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Carolina Chickadee by Doug Tallamy

Chickadees Show Why Birds Need Native Trees

4/28/2015 // By Laura Tangley

This year, more than ever, I had been looking forward to songbird-nesting season. The reason? Last spring, my Washington, D.C., yard became one of more than 100 study sites in a three-year research project to investigate how nonnative trees in …

red eyed vireo

Songbirds, Migration and Soy: What’s the Connection?

4/27/2015 // By Gabrielle Swaby

Spring season is now in full swing, with bluebells blooming and daffodils dancing. And, even sweeter, there is the sound of songbirds singing. Now is peak migration time for many of these songbirds and they and other neotropical migrants are …

bluebird on oak

Ten Favorite Trees for Wildlife

4/21/2015 // By Jane Kirchner

It’s tree planting time and a chance to plant, restore and protect natives that provide wildlife habitat and nourish the natural world.  Here are ten of our favorite native trees and the benefits they provide for a whole host of …

Anna's Hummingbird Nest

Video Diary: One Tiny Hummingbird Family

4/21/2015 // By Guest Author

If you don’t already have an obsessive devotion for hummingbirds like I do, beware: this might change your mind. Hummingbirds are among the worlds smallest and fastest birds. Darting and diving through the sky at faster-than-the-eye speeds that can make even …

Red knots feeding on horseshoe crab eggs. Photo by Greg Breese, U.S. Fish and Wildlife Service

Saving the Beach to Save the Red Knot

4/17/2015 // By Grant LaRouche

For some, New Jersey is paved, industrial, and polluted, but for the red knot, New Jersey is life or death. Each year the red knot makes an awe-inspiring migration of 9,000 miles from the Arctic to the southern tip of …

Photo by Scott Landseidel

Finding a Fawn: What To Do

4/15/2015 // By David Mizejewski

Every springtime, the National Wildlife Federation gets numerous emails and phone calls from concerned people asking the following question: “I found an abandoned fawn! Where can I take it?” The answer is almost always the same: The fawn isn’t abandoned and …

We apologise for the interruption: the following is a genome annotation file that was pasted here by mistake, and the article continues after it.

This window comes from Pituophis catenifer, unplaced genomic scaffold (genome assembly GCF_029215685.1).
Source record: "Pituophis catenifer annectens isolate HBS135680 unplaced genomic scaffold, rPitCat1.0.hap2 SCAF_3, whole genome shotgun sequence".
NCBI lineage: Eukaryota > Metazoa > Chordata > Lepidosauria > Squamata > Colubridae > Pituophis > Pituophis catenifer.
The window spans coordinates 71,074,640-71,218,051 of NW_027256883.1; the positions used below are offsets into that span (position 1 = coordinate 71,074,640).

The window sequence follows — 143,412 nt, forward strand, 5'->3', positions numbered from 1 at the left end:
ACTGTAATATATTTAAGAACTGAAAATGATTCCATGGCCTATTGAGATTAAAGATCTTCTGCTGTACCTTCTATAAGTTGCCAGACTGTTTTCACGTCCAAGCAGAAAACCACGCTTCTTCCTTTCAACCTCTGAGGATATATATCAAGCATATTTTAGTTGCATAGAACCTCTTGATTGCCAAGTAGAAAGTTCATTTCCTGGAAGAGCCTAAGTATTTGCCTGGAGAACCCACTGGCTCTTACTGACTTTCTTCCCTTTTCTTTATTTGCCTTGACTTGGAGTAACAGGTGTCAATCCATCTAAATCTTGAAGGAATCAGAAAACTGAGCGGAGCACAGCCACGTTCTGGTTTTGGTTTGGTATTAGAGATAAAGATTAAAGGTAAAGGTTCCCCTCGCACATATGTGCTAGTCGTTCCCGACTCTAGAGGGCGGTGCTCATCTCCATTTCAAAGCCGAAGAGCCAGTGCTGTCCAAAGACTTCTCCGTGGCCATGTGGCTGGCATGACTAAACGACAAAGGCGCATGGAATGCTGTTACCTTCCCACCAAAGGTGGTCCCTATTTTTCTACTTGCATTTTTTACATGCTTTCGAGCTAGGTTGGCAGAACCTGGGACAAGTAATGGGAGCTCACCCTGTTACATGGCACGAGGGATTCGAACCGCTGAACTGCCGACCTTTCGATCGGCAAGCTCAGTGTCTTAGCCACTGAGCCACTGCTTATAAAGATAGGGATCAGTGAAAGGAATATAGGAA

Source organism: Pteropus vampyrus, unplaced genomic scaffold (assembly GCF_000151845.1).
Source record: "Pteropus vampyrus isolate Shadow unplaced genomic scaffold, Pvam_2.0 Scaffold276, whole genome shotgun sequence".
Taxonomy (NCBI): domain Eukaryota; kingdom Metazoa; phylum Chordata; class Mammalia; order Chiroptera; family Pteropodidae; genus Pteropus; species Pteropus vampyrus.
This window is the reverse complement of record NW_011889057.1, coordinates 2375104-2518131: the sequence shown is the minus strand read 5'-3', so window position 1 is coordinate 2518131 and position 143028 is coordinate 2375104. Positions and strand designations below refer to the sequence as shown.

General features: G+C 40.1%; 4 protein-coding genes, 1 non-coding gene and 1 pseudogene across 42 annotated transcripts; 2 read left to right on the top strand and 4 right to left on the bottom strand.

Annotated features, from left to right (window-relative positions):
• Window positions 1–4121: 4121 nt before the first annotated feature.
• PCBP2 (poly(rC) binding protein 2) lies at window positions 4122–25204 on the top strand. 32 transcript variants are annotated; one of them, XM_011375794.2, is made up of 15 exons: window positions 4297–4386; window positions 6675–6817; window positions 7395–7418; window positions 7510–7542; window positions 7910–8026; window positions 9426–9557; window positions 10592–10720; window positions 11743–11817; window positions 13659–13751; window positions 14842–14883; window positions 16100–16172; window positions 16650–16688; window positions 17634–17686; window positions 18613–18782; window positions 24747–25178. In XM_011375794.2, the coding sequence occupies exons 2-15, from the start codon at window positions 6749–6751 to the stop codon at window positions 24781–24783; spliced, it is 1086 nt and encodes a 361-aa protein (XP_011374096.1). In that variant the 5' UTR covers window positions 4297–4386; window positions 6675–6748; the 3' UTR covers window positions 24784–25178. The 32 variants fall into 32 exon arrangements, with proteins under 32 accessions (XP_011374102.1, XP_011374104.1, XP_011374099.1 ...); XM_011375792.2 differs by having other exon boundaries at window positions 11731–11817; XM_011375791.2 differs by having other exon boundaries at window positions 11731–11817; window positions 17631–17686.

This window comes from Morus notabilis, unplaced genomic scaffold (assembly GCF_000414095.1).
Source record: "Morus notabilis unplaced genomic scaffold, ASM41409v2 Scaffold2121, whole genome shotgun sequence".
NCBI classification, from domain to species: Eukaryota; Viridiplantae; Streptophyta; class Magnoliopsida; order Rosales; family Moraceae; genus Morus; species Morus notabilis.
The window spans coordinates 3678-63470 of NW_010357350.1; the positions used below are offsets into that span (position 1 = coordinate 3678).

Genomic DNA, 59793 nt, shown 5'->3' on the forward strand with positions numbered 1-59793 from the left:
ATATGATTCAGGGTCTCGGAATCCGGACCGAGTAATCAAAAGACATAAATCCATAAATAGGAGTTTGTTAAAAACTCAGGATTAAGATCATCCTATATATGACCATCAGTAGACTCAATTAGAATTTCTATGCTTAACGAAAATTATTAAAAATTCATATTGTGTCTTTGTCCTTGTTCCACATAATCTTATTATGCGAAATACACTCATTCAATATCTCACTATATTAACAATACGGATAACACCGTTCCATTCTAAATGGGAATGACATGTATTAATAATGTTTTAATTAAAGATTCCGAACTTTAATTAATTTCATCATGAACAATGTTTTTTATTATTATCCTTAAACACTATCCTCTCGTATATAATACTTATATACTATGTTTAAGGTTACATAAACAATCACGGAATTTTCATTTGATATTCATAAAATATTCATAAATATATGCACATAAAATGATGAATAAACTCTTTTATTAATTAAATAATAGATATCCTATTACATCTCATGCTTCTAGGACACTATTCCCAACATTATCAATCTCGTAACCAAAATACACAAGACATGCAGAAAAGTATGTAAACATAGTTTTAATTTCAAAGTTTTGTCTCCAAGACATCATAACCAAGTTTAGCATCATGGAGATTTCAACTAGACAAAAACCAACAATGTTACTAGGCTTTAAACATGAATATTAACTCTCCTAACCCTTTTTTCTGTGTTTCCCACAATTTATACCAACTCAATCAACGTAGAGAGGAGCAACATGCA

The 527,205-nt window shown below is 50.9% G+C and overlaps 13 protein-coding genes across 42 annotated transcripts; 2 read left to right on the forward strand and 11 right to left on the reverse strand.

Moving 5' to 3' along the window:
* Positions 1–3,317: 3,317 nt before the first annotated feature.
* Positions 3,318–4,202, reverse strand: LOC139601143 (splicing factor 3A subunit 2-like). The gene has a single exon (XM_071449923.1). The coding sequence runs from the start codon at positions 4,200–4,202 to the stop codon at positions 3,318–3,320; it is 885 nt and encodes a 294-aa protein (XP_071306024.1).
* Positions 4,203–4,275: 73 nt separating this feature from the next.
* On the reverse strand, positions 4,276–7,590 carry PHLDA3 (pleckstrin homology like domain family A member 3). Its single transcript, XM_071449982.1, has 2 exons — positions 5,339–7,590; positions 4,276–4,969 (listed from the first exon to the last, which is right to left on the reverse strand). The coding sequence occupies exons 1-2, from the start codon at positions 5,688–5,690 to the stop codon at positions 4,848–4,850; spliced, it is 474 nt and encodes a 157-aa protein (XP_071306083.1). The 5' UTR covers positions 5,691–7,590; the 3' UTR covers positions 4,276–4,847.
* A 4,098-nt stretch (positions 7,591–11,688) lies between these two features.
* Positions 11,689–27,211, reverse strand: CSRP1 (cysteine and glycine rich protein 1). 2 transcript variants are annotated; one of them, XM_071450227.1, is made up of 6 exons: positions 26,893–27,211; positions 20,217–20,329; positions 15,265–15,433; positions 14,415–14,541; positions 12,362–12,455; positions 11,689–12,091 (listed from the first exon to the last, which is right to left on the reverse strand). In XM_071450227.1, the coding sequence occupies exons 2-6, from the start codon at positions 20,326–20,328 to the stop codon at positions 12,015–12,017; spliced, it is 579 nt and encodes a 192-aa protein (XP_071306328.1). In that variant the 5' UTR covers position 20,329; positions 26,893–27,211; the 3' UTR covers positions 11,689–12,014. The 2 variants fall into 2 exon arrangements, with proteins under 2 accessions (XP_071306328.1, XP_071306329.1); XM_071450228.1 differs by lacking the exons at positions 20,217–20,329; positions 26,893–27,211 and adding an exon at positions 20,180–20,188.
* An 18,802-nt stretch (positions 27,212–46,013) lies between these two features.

Credit: James "Newt" Perdue / USFWS

Small but Mighty: Streams and Wetlands that Matter

4/13/2015 // By Tori Leach

Marshes, wetlands, intermittent streams, and even some lakes fill from rainwater or snowmelt then empty through evaporation—coming and going throughout the year. These small but mighty habitats filter out pollution, ease the effects of flooding, and provide water for wildlife …

Monarchs by Mariam Ohanjanyan

Western Monarchs: Why 1 Percent Matters

4/3/2015 // By Laura Tangley

A sunny, picture-perfect day on the California coast in late February turned even better when I arrived at a tiny sanctuary in Pacific Grove and found the air filled with butterflies—scores of bright, orange-and-black monarchs fluttering among the branches of fragrant …

Are Cover Crops an Underground Climate Change Solution?

4/2/2015 // By Trisha White

Good news! A recent study from the Swedish University of Agricultural Sciences measured how much carbon can be sequestered by cover crops. Researchers found that – if we all stepped up our efforts to increase cover crop adoption – cover crops …

Jackalope. Photo by Mark Freeman, Flickr Creative Commons

Five Wildlife-Centric Myths in the US

4/1/2015 // By Courtney Hyde

April Fool’s Day is upon us! Even wildlife are taking some time to celebrate by participating in animal trickery, so let’s join them in celebration: let’s talk cryptozoology. What is cryptozoology? It is the study of cryptids, which are mythological animals …